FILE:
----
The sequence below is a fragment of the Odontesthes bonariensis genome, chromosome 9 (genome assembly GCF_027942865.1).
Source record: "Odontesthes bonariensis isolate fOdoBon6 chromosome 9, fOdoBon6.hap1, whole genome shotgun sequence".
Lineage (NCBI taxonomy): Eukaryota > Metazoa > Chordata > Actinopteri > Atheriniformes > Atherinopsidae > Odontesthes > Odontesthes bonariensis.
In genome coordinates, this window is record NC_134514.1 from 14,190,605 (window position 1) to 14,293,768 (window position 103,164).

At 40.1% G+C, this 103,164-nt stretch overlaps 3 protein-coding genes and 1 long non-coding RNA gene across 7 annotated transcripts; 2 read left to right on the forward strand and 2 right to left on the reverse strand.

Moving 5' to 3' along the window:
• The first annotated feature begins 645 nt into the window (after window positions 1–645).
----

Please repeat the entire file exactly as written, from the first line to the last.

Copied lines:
The sequence below is a fragment of the Odontesthes bonariensis genome, chromosome 9 (genome assembly GCF_027942865.1).
Source record: "Odontesthes bonariensis isolate fOdoBon6 chromosome 9, fOdoBon6.hap1, whole genome shotgun sequence".
Lineage (NCBI taxonomy): Eukaryota > Metazoa > Chordata > Actinopteri > Atheriniformes > Atherinopsidae > Odontesthes > Odontesthes bonariensis.
In genome coordinates, this window is record NC_134514.1 from 14,190,605 (window position 1) to 14,293,768 (window position 103,164).

At 40.1% G+C, this 103,164-nt stretch overlaps 3 protein-coding genes and 1 long non-coding RNA gene across 7 annotated transcripts; 2 read left to right on the forward strand and 2 right to left on the reverse strand.

Moving 5' to 3' along the window:
• The first annotated feature begins 645 nt into the window (after window positions 1–645).